Metabolite Hinders Kidney Cancer Progression

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The most common form of kidney cancer is clear cell renal cell carcinoma (ccRCC), which is when glycogen and fat deposits are increased in affected kidney cells. When patients get their tumors removed early in the disease, their 5-year survival prognosis is positive.


However, prognosis becomes poor when FBP1, an enzyme that plays an important role in metabolism regulation, gene expression is lost. According to a study published online in Nature, the enzyme FBP1 binds to a transcription factor in kidney cell nuclei and hinders the cell’s energy production.


Celeste Simon and colleagues from the Perelman School of Medicine at the University of Pennsylvania analyzed kidney cancer cells and found that not only was FBP1 missing in all cases, but the tumor cells produced energy up to 200 times more quickly than healthy cells. The Kreb’s cycle is a series of biochemical reactions that produces ATP, a form of energy, from fats, proteins, and carbohydrates.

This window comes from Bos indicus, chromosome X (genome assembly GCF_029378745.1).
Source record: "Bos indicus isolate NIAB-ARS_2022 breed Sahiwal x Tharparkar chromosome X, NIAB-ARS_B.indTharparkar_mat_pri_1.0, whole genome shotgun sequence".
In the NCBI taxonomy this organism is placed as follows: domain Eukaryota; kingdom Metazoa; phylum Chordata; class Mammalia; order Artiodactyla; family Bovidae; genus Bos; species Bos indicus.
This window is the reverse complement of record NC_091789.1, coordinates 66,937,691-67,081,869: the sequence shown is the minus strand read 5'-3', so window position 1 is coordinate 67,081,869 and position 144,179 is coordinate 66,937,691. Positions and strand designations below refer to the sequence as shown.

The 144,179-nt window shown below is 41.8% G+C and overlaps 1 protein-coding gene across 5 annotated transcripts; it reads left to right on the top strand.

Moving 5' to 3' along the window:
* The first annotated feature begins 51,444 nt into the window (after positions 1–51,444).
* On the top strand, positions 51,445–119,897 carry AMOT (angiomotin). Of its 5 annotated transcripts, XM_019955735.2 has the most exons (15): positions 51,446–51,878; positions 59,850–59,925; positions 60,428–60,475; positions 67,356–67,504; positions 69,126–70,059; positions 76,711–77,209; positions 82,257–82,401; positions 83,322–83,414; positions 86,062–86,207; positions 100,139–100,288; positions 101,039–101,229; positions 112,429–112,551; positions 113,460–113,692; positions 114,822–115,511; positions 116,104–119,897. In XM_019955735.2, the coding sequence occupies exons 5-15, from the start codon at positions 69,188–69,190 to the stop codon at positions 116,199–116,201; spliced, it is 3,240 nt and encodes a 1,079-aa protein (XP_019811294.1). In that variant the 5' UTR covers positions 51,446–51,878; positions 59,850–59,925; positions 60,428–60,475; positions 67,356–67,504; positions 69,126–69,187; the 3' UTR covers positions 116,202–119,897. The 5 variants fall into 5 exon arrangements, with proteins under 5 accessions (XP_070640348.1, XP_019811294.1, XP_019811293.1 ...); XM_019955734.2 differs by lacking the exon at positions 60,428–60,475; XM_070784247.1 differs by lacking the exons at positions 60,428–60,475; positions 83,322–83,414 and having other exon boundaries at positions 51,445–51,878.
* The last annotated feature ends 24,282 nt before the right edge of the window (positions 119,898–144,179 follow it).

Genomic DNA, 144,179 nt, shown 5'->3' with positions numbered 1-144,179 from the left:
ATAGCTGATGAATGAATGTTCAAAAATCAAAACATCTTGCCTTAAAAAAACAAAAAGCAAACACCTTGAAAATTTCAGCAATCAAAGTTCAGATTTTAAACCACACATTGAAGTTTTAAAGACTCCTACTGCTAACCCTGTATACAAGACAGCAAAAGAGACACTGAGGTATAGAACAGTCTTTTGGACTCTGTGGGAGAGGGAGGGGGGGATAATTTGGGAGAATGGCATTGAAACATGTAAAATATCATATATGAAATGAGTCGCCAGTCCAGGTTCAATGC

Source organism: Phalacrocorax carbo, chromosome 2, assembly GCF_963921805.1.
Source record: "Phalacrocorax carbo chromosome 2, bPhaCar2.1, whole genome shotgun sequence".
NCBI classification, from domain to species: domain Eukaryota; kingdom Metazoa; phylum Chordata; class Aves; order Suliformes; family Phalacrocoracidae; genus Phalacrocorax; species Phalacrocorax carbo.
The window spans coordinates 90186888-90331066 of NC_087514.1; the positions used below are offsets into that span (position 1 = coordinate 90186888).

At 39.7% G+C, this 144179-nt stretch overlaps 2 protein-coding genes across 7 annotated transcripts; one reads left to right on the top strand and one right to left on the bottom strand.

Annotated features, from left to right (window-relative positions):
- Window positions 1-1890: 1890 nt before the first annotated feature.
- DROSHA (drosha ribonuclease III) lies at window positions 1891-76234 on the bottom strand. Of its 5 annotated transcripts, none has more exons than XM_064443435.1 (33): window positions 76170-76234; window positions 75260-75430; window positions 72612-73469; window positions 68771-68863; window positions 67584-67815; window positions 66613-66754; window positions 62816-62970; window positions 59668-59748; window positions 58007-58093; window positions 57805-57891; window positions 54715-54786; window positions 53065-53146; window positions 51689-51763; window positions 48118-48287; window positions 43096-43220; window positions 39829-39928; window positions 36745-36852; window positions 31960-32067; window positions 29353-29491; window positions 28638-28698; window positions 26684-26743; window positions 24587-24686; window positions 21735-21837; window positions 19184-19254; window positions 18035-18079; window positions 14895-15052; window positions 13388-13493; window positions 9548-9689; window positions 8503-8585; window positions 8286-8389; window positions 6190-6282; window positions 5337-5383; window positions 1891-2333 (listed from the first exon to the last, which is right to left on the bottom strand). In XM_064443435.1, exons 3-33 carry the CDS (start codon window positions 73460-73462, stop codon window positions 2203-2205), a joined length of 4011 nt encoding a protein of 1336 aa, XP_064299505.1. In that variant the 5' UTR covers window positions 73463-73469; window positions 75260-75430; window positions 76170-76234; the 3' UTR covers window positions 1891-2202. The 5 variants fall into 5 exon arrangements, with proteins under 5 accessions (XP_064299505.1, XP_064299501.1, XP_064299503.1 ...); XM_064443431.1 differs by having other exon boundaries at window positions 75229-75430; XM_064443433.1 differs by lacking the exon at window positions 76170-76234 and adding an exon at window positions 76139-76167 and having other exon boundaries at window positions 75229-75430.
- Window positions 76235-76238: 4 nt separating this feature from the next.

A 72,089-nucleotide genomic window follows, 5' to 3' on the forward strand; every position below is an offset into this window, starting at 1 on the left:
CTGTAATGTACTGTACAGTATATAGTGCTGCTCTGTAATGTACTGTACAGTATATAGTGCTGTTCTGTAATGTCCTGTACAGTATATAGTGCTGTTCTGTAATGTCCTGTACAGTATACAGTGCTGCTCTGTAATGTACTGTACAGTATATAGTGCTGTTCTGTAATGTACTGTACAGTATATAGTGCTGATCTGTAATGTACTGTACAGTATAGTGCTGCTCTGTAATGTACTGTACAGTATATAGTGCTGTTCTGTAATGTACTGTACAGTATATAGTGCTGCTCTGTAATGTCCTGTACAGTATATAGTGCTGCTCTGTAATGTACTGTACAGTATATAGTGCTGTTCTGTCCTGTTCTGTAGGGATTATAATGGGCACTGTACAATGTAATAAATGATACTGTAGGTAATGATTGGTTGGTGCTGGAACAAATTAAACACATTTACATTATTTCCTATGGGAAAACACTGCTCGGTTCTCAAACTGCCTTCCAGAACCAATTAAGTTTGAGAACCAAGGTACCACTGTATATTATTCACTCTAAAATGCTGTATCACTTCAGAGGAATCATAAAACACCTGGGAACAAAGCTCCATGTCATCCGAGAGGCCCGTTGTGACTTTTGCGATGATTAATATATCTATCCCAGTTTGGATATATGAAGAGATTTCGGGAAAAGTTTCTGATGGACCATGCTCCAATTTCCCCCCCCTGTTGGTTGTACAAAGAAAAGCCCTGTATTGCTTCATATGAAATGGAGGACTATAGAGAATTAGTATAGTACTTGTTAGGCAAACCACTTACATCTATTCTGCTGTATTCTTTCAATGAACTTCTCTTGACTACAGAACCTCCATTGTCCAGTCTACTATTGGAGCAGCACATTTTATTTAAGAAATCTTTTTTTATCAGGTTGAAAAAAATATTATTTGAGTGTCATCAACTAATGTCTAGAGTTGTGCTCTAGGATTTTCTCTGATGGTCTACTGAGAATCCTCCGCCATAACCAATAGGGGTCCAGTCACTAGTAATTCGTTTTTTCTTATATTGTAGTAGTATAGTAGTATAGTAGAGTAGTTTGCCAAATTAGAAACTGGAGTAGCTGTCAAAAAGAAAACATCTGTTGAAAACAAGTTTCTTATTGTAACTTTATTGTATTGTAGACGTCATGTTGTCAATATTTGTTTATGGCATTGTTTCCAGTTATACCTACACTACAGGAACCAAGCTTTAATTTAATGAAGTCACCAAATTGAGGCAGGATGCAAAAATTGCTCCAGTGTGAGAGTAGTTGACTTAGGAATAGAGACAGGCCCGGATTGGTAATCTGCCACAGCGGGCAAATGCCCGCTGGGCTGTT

However, in ccRCC, the Kreb’s cycle is hyperactive, and lipid production is greatly increased. Since ccRCC affects the protein von Hippel-Lindau (VHL) and hypoxia inducible factors (HIFs) expression, this affects the Kreb’s cycle. Simon said that liver cancer has a loss of FBP1 expression as well.

Enzyme May Play Role in DNA Repair, Kidney Cancer
Metabolite Hinders Kidney Cancer Progression
In an analysis of small molecules called metabolites used by the body to make fuel in normal and cancerous cells in human kidney tissue, a research team from the Perelman School of Medicine at the University of Pennsylvania identified an enzyme key to applying the brakes on tumor growth. 
READ FULL ARTICLE From Biosciencetechnology

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